Appeal from the Circuit Court of the 12th Judicial Circuit Will County, Illinois. No. 02-CF-525. Honorable Rozak, Daniel, Judge, Presiding.
The opinion of the court was delivered by: Justice Lytton
Defendant, Lee Blankenship, was charged by indictment with aggravated unlawful use of a weapon, in violation of section 5/ 24-1.6(a)(3)(C) of the Criminal Code. 720 ILCS 5/24-1.6(a)(3)(C) (West 2002). Defendant's pretrial motions to quash the arrest, suppress evidence, and exclude evidence of prior convictions were denied. Following a jury trial, defendant was convicted. Defendant appeals the denial of his pretrial motions, and we affirm.
On March 27, 2002, Officer Terry Higgins of the Joliet Police Department was stopped at a red light behind a green Ford Escort. Though he had not observed any traffic violation, Higgins entered the Escort's license plate number into the computer in his car. The computer check revealed that the car was registered to Sharmel Blankenship, defendant's wife. A vehicle note, or v-note, which had been entered by another Joliet police officer on February 27, 2002, also appeared on the computer. The v-note indicated that defendant frequently drove the Escort, gave a description of defendant, and indicated that as of February 27, 2002, defendant's license was suspended. Higgins observed that the driver of the car matched the description of defendant in the v-note and pulled the Escort over. Defendant was driving the car and was arrested for driving with a suspended license. Police officers searched the car and found a handgun in the glove compartment.
Defendant was charged with aggravated unlawful use of a weapon. He filed a motion to quash his arrest and suppress all evidence, including the gun. In support of the motion, defendant argued that Higgins could not reasonably identify the driver of the car prior to the traffic stop and, therefore, had no reasonable articulable suspicion that defendant was driving the car. The trial court denied the motion.
Defendant also moved to prevent the State from introducing four prior convictions to impeach defendant if he testified. The trial judge granted the motion on two of the convictions, but denied the motion as to the other two, which were both for unlawful use of a weapon by a felon. When defendant testified at trial, the State introduced both prior convictions to impeach defendant.
Following a jury trial, defendant was convicted of aggravated unlawful use of a weapon and sentenced to 22 years imprisonment.
Defendant first argues that the computer check of his license plate was an improper search, violating the federal and Illinois Constitutions. U.S. Const., amend. IV; Ill. Const. 1970, art. I, §6. The State responds that defendant has waived this issue because he did not raise it in the trial court. To preserve an issue for review, a defendant must object to the alleged error at trial and in a post-trial motion. People v. Enoch, 122 Ill. 2d 176, 186 (1988) A defendant may not argue on appeal that a motion to suppress should have been granted for reasons not specified in the motion and not argued in the trial court. People v. Johnson, 250 Ill. App. 3d 887, 893 (1993).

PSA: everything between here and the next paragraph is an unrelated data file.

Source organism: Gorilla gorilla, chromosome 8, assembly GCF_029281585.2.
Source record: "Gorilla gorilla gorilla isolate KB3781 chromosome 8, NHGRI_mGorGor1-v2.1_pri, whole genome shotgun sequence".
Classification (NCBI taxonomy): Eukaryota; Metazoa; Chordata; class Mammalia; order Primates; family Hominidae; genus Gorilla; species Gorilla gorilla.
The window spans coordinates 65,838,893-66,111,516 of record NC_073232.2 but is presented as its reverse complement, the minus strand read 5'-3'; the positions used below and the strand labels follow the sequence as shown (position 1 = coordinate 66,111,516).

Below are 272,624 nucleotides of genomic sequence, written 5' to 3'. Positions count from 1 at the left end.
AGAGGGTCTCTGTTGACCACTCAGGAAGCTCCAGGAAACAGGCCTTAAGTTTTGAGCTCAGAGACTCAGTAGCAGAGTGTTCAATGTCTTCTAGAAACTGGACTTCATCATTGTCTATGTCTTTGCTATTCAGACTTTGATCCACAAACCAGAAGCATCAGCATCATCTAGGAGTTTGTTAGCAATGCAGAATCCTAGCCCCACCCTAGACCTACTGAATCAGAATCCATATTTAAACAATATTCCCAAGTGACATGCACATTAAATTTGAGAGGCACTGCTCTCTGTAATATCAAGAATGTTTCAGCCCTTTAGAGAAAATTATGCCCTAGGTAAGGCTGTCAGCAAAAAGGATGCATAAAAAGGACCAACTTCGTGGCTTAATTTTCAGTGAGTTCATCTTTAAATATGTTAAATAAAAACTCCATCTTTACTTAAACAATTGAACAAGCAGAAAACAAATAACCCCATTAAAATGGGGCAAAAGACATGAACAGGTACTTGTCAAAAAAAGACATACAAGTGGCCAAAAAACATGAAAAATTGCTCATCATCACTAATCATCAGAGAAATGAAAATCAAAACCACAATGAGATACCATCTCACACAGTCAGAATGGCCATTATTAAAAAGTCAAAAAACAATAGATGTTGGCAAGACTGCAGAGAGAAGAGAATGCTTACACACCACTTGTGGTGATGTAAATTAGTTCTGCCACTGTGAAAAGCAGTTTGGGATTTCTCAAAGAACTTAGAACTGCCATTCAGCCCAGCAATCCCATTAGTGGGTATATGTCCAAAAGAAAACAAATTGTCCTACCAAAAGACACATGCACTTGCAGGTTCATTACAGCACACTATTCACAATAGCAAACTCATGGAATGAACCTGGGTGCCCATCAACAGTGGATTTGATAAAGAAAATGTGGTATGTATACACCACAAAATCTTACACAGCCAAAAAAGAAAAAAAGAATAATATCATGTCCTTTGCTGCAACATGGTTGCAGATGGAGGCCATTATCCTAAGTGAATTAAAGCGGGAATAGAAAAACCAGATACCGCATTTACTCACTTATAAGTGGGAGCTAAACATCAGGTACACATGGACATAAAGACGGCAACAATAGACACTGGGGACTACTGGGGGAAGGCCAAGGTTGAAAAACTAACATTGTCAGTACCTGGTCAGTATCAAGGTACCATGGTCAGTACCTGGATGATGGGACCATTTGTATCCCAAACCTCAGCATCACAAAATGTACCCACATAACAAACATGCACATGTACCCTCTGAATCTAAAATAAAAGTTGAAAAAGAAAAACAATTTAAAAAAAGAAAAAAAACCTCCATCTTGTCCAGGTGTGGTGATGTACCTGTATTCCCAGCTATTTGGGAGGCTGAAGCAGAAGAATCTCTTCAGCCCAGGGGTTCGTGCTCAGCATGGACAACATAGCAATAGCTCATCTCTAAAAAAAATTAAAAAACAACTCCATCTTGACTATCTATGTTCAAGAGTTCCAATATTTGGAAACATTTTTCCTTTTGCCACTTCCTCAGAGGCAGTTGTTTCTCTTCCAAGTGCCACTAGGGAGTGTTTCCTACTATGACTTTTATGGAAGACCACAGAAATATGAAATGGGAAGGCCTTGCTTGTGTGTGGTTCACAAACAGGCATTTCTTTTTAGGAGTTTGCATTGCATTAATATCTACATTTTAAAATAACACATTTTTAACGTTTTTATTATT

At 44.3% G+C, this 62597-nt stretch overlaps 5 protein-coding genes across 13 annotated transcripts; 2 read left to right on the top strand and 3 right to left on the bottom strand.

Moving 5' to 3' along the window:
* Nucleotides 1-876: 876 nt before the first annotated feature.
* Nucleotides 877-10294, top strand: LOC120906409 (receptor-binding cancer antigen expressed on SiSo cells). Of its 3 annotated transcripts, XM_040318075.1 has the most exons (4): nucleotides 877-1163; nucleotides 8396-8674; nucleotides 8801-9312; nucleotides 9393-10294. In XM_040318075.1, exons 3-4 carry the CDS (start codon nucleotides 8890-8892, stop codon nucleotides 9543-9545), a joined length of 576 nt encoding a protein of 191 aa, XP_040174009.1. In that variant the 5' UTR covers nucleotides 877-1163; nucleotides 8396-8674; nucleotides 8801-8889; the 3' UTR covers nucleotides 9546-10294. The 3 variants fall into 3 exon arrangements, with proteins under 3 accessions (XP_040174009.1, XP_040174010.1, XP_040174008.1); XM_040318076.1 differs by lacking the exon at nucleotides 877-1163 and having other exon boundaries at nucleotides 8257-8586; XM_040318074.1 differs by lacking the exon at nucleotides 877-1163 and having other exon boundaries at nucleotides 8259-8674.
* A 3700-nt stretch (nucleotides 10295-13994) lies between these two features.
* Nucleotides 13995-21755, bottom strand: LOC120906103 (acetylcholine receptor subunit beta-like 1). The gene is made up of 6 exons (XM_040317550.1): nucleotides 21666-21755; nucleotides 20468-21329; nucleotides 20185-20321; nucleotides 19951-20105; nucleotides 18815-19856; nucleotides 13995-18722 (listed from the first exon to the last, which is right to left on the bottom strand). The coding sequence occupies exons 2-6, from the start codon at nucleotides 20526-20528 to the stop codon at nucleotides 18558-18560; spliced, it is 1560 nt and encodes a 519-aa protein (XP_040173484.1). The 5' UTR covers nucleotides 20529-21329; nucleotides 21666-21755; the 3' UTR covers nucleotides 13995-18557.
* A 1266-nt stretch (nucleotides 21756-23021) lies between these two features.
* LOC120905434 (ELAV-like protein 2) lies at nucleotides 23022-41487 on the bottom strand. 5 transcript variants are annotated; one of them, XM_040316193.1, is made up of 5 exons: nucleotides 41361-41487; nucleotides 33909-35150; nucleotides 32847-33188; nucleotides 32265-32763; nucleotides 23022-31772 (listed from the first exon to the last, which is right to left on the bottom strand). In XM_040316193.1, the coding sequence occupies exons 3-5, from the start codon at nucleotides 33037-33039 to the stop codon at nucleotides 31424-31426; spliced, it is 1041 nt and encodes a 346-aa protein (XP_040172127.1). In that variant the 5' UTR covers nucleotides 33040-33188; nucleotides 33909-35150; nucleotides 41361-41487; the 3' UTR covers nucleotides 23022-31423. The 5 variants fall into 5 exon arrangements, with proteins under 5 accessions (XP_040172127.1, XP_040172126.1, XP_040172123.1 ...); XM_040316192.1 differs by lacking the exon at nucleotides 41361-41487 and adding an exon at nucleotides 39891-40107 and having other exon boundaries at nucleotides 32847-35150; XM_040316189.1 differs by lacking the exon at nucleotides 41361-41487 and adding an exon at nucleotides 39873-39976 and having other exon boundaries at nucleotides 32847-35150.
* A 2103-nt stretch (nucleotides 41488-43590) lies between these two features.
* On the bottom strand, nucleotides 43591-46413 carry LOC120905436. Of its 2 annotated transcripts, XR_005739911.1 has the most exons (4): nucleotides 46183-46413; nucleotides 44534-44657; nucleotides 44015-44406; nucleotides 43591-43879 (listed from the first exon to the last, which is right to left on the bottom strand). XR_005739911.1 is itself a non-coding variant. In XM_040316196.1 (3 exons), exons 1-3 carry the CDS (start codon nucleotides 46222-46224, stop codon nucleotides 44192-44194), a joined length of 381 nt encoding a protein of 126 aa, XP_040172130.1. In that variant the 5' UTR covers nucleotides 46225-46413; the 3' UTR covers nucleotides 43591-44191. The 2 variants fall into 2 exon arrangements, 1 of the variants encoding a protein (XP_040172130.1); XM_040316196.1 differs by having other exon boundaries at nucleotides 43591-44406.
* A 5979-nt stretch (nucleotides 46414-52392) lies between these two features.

Although defendant did challenge the propriety of the traffic stop, his challenge was based on Higgins' inability to determine that the driver of the car was the same person described in the v-note. Defendant did not argue that the computer check itself was improper. Because defendant did not properly preserve this issue for appeal, it is waived.
Notwithstanding the waiver issue, we choose to consider defendant's argument on its merits. We review the trial court's determination regarding the reasonableness of a warrantless search de novo. People v. Perez, 288 Ill. App. 3d 1037, 1043 (1997).
Police may conduct a computer check of a license plate without first observing a traffic violation. People v. Brand, 71 Ill. App. 3d 698, 699 (1979). However, defendant argues that the information revealed as a result of such computer checks should be limited. He asks us to adopt the rule announced by the New Jersey Supreme Court in State v. Donis, 723 A.2d 35 (N.J. 1998). In that case, the court held that when conducting computer checks of license plates, police officers should not have access to a driver's personal information unless the computer check first indicates a problem with the car's registration or the owner's license.
In Donis, two defendants had been stopped by police officers after computer checks of their license plates revealed that the registered owners of the cars had suspended licenses. The court affirmed that police may conduct a computer check of a vehicle's license plate even though no violation has occurred. However, the court was concerned about the type of information available to officers conducting a computer check of a vehicle. After entering a vehicle's license plate number into the computer, the officer had access to the registered owner's name, drivers license number, date of birth, address, social security number, height, weight, the expiration date of the license, and whether the license was suspended. The court determined that automatically disclosing much of this personal information ...